First of all, this post was going to be about the 4th Annual Florence Festival of Books with a note at the end saying that I was taking a five-week break because I was going to be away.
I will still cover the FFOB in this post, but not as a participant, and I’m not going to be away after all.
The first signs of trouble were during my quirky week when I mentioned that for two nights August 28 and 29, when I lay down in bed, my back would hurt. Well, that continued every night for the next four weeks and I couldn’t sleep for more than an hour or two at a time—maybe four hours maximum during a night. Sometimes it was my back that hurt and sometimes my hip or leg––all on the left side.
Lack of sleep does a real number on you. I found myself forgetting to do routine things, driving up the coast to Waldport and back I had a real struggle keeping my eyes open. And sometimes the pain would last during the day. I kept to my usual busy schedule and nobody seemed to notice.
As to the five-week break, this is a heart breaker. I had planned to go to Italy with my sister. We were taking a 17-day Rick Steves Tour of the best of Italy and arrive a day early and spend a couple of days there after the tour. And then I would visit my mom and the rest of my family in Bakersfield for a couple of weeks before returning home. We had been planning the trip to Italy for more than a year and had become giddy with excitement as it got closer.
Last Thursday, I got up and weighed myself and realized that I had lost another five pounds and I haven’t been trying to lose weight. I had lost about 15 pounds in the past few months and my clothes were beginning to look awful on me.
So with unexplained pain and unexplained weight loss, I made a decision I didn’t want to make. I called my sister and told her I couldn’t go. There were lots of tears and a few cuss words as you can imagine. My sister will still make the trip, and I’m glad cause she worked so hard in making all the arrangements. Besides, I’ve been to Italy, but she hasn’t. She’s under orders to take lots of photos and send postcards.
The next day, which was last Friday, I got in to see my doctor. In the physical exam, he found something. After an ultra sound and a CT scan, it was determined that I have several enlarged lymph nodes in my abdomen and a few in my chest. A tentative diagnosis is lymphoma. Next week, I’ll have a needle biopsy to determine for sure what we’re dealing with.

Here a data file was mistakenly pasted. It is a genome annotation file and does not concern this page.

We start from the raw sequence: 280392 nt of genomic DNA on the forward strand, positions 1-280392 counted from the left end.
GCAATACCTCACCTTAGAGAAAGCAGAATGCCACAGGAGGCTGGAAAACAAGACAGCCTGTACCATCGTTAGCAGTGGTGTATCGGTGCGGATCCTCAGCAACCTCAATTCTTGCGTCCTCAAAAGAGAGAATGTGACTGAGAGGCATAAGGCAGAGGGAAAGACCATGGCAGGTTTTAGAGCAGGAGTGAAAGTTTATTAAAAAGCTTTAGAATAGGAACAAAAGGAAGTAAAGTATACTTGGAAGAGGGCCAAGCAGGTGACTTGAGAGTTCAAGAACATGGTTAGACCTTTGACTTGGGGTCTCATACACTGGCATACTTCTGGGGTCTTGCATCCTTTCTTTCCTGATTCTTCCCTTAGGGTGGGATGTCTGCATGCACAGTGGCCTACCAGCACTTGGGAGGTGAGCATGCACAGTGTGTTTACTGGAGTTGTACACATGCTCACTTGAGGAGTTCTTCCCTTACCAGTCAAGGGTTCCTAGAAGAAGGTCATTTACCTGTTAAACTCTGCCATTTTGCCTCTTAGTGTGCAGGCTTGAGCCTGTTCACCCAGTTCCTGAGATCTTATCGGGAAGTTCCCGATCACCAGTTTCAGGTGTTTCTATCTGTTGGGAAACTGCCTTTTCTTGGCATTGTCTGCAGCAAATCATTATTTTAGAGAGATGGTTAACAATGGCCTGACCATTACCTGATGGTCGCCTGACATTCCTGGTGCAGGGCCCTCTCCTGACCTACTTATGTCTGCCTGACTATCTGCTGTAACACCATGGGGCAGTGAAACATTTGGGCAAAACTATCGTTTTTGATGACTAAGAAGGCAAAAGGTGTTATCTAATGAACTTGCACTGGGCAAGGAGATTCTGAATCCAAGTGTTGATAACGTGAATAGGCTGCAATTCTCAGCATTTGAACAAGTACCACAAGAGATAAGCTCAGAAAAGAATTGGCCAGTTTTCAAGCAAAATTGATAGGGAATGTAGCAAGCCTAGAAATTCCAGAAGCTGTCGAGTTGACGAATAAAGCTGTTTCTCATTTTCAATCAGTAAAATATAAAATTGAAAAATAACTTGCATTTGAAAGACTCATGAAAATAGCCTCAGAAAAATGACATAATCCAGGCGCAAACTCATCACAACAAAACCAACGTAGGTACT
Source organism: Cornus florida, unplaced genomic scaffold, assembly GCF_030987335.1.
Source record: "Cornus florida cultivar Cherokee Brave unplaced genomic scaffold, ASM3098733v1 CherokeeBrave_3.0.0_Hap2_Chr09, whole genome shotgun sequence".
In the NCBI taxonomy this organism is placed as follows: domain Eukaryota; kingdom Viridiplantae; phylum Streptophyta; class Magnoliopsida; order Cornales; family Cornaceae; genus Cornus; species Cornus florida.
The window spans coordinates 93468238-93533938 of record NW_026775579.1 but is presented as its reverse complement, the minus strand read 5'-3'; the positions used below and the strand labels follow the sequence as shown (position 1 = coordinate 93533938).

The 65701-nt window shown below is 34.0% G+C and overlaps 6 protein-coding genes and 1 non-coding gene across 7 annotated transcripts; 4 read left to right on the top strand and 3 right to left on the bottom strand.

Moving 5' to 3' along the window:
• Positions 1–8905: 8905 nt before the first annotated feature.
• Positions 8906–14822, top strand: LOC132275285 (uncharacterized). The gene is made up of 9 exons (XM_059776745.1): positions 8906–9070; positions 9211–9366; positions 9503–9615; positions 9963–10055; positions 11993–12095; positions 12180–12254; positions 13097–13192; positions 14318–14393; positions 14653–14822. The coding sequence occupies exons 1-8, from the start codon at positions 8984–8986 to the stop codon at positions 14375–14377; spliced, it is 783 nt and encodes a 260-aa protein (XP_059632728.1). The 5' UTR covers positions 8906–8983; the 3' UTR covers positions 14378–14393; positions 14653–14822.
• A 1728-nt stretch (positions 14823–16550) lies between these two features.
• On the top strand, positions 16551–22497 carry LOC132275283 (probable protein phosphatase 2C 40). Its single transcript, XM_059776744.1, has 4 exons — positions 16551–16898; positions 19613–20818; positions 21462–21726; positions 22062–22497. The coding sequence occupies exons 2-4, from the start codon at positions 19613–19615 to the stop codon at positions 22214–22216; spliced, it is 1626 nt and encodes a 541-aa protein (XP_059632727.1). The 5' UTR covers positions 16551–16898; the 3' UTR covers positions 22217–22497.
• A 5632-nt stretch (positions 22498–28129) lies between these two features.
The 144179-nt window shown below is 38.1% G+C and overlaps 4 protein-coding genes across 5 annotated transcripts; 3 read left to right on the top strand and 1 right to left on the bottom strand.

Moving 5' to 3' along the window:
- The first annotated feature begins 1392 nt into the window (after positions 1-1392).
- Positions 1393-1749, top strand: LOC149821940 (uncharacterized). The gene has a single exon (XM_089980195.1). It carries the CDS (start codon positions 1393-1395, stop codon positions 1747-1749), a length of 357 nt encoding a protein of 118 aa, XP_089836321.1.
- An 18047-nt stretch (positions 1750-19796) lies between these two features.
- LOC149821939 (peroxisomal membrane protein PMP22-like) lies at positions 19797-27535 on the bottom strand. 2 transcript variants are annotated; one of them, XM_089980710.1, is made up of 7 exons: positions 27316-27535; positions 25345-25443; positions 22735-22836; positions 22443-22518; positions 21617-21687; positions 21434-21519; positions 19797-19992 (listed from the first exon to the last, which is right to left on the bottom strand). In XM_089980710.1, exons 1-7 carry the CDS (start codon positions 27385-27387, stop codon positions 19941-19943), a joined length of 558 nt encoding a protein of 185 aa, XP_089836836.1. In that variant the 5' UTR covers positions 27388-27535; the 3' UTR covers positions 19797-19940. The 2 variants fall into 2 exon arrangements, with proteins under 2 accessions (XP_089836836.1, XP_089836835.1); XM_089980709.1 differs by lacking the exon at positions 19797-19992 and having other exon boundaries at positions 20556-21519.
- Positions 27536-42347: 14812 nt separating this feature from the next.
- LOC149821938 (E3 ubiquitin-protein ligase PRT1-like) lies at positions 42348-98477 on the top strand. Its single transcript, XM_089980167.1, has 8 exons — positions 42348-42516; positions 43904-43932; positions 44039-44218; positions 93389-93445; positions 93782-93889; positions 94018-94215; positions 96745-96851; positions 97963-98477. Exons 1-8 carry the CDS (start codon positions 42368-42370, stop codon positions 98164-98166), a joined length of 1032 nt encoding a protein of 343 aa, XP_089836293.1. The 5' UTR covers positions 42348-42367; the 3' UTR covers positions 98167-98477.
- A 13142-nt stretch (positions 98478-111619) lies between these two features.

A week earlier, on the 17th, I went to the walk-in clinic and was prescribed pain pills to help me sleep, but they weren’t potent enough to do much good.
Last Friday was also the day to set up and get everything ready for the FFOB. I got there at 10 a.m. along with the rest of the committee and got my table ready. Unlike the others, I took off to see my doctor and didn’t return. Later that afternoon, after the CT scan, Connie, my co-chair, was there to greet me. She wanted to know how I was doing and to let me know that everything was all set for the big day.
That evening, I went to hear our Keynote Speaker, Teresa Rhyne. She was fantastic, and we had a small crowd of about 75 or so. Several of the participating authors were there during a meet and greet between 6 and 7 p.m. and stayed for the talk. It was great fun.
That night, I got hardly any sleep and about 1 a.m. developed a new pain on my right side that was worse than anything I’d had yet. But I tried to ignore it and got up and got ready for my big day at the FFOB. When I got there, I put the finishing touches on my table and walked around to greet participating authors and publishers. At 10 a.m. the doors would open to the public, but about 9:55 a.m., I got cold sweats, queasy stomach, light-headedness, as well as the unrelenting pain. So I asked one of the volunteers to man my table for me for awhile. Then I went out to my car and lay back in the passenger seat, hoping I’d feel better soon. Every 15 minutes or so, someone from the committee would come out to check on me. I didn’t get any better.
Finally, my friend Theresa arrived at the events center and called me from her cell phone wanting to know where I was. So she came out, took one look, and drove me to the emergency room. More tests––EKG and chest x-ray––and they finally gave me some morphine to take away the pain. Wow! That stuff really kicks ass! And the doctor there gave me a prescription for more potent pain pills. Theresa stayed with me and then drove me over to Fred Meyer to get the prescription refilled as well as pick up some bananas and milk that I had run out of. Then she took me home and fixed me lunch.
My table was manned by volunteers all day and they sold $343.24 worth of books. I think they were trying to outdo each other in selling them. And the event was a great success. They did just fine without me.
The day was beautiful and there was a nice crowd. We had Featured Readers this year. These were the first 16 participants who signed up to read in 15-minute segments. This year, they were located on the stage and the audience for each reader was also seated on the stage. There were 10 to 15 people in each audience. We were thrilled; that had been a problem last year. The lights were dimmed with a spotlight over a stool for the reader and there was a mic and a large photo of their book projected on a screen. And there was a drawing for a free book after each person read. In the book fair area, each Featured Reader was announced on a public address system and when folks entered the Events Center, a small flyer with the Featured Readers’ schedule was passed out. We really tried to get the word out, so that each reader would have an audience.
We had 70+ authors of nearly every genre plus 10 publishers. According to the comments and evaluations, it was a terrific success. I wish I could’ve been there
Sometimes a change of plans is forced upon us, and we have to make the best of it whether we like it or not. I’ll keep you posted.